Ideas & Debate

Key challenges to tackle in the agriculture sector

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Agriculture Secretary Peter Munya. FILE PHOTO | NMG

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Summary

  • In the past few months the Ministry of Agriculture appears to be on the right track in reforming a sector which has mostly lacked effective marketing support systems, denying the sector the opportunity to rise to its highest potential.
  • Agriculture is the number one economic sector that holds key to unlocking mass employment, while strengthening food security and forex earnings.
  • This article tries to identify areas where I think the current Agriculture Secretary Peter Munya has initiated positive changes and where improvements are still pending.

In the past few months the Ministry of Agriculture appears to be on the right track in reforming a sector which has mostly lacked effective marketing support systems, denying the sector the opportunity to rise to its highest potential. Agriculture is the number one economic sector that holds key to unlocking mass employment, while strengthening food security and forex earnings.

This article tries to identify areas where I think the current Agriculture Secretary Peter Munya has initiated positive changes and where improvements are still pending. I am an active farmer who doubles up as a consultant in the energy sector.

The big story in agriculture is certainly the ongoing launch of a modern cotton sub-sector, having accepted the technological pluses offered by genetically modified (GM) cotton.

Pushing for legal approval of GM cotton was a major achievement in itself, but the real proof of success is how the CS stewards the establishment of efficient farmers’ co-operatives and ginneries capacity, and also how he develops winning investor partnerships to establish a successful cotton value chain including textile industries for local and export demands.

When successfully accomplished, the cotton story will be a perfect case study of agro-industrialisation, and a value adding marketing system that benefits the farmer and the economy in general.

The recent banning of secondhand clothes imports will create much-needed opportunity to expand demands for a local cotton textile industry.

Recently the ministry correctly intervened to salvage the dairy industry where low producer prices nearly crippled the sector. However, to achieve price stability and sustainability the ministry should first ensure that we have in place fiscal measures that sufficiently discourage imports, and secondly install adequate powder milk capacity to routinely lift seasonal surpluses from the market.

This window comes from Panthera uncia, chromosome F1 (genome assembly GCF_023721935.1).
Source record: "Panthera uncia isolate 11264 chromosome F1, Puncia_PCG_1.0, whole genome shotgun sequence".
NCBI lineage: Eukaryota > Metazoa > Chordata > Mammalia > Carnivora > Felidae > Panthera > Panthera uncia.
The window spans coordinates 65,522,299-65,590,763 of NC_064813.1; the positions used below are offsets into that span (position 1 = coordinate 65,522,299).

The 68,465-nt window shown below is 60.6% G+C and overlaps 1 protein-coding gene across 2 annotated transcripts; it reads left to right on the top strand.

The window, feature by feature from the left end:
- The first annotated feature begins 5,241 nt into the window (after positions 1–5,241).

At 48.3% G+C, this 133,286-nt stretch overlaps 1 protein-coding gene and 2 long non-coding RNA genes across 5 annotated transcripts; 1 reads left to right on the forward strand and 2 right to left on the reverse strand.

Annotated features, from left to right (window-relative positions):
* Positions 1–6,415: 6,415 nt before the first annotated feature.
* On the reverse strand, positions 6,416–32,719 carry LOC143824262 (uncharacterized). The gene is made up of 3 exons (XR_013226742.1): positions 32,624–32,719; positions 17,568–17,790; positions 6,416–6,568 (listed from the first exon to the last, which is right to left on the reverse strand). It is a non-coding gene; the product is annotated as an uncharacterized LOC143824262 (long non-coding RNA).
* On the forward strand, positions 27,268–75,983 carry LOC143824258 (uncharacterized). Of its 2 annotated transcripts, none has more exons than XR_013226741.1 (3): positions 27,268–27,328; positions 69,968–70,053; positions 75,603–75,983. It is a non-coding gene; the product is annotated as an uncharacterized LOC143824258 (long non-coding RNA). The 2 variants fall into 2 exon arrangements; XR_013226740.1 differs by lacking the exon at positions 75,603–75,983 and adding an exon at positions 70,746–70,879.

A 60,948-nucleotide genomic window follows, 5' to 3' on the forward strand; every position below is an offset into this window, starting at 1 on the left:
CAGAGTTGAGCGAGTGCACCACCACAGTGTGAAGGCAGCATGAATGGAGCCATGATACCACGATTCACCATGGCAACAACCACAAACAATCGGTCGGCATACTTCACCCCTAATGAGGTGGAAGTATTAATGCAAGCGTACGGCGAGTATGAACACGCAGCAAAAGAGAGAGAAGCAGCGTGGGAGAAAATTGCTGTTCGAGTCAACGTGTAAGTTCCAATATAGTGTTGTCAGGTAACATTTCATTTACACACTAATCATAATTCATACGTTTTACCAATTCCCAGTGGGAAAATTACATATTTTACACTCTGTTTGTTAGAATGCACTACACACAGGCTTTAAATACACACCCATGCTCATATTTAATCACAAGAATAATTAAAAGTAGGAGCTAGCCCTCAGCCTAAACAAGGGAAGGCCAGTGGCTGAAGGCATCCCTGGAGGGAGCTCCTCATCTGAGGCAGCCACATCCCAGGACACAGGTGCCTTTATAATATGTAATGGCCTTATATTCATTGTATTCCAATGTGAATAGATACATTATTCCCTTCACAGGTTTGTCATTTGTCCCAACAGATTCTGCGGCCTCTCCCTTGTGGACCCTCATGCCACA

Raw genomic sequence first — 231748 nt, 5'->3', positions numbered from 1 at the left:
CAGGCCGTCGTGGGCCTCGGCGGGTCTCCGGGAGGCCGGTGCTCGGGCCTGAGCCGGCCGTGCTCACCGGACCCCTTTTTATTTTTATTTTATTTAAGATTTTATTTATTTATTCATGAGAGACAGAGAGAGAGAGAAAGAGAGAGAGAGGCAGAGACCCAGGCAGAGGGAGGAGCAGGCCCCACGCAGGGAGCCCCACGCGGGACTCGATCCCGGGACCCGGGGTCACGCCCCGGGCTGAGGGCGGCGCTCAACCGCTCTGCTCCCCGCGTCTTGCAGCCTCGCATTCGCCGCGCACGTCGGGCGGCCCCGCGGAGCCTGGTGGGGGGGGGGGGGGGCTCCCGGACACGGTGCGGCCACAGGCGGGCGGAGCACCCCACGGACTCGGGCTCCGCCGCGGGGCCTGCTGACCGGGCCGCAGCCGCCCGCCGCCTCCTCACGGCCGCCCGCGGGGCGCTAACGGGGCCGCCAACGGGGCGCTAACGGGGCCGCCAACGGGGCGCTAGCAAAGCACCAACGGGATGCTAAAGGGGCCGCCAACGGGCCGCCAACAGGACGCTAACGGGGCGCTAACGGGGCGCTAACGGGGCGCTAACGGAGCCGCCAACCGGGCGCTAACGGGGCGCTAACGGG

The milk story is intertwined with the fate of the animal feeds industry. If animal feeds economics are bad and if supply chains are inadequate and reliant on imports, then the dairy sector will always suffer from chronic poor economics. Local growing of animal feeds inputs is perhaps the most urgent pending action item in the livestock subsector.

A national master plan is needed to establish capacity to grow protein and starch inputs which are today mostly imported. Until this is done, taxation of imported inputs should be reasonably low as a policy, and always ring-fenced as such.

The CS is evidently reforming the coffee subsector where KPCU (Kenya Planters Cooperative Union), the apex coffee farmer’s institution, is undergoing revival to mostly support the coffee farmers through their co-operatives, the way it worked in the old days before the co-operatives were hijacked by private coffee millers. Revival and strengthening of coffee co-operative systems is also a critical success factor, and should proceed in parallel with KPCU reforms.

I am always at a loss to understand the underlying conflicts in the maize sub-sector where vested interests and cartels are always at war. Whatever policy and institutional reforms that the CS undertakes, he should ensure that food security and affordability are sustained even if it means imports.

The CS appears knowledgeable and prepared for the much- awaited reforms in the tea and sugar sub-sectors to re-align the interests of farmers, processers and marketers. Where conclusive studies have been completed, implementation of reforms should commence.

As a farmer, I can vouch that we have a number of crippling nuisances that are making it difficult to sustain productivity and returns in agriculture. Animal diseases (foot and mouth, lumpy skin, swine fever) are not sufficiently co-ordinated for containment and this is a major concern and setback. The locust threat remains a major issue, while the army worm remains a costly pest.

Kenyans are generally very enterprising people when it comes to agriculture, and one can discern this in the Saturday newspapers farming pages. The ministry of agriculture should harness this interest and enterprise by creating appropriate support and marketing systems that ensure sustainable and profitable farming.

Finally, I wish to encourage the CS and his team to continue with the ongoing reforms while prioritising those that give early and impactful results to the overall economy especially employment and food security. Agriculture has been a lost opportunity for many years. It is also a very political area.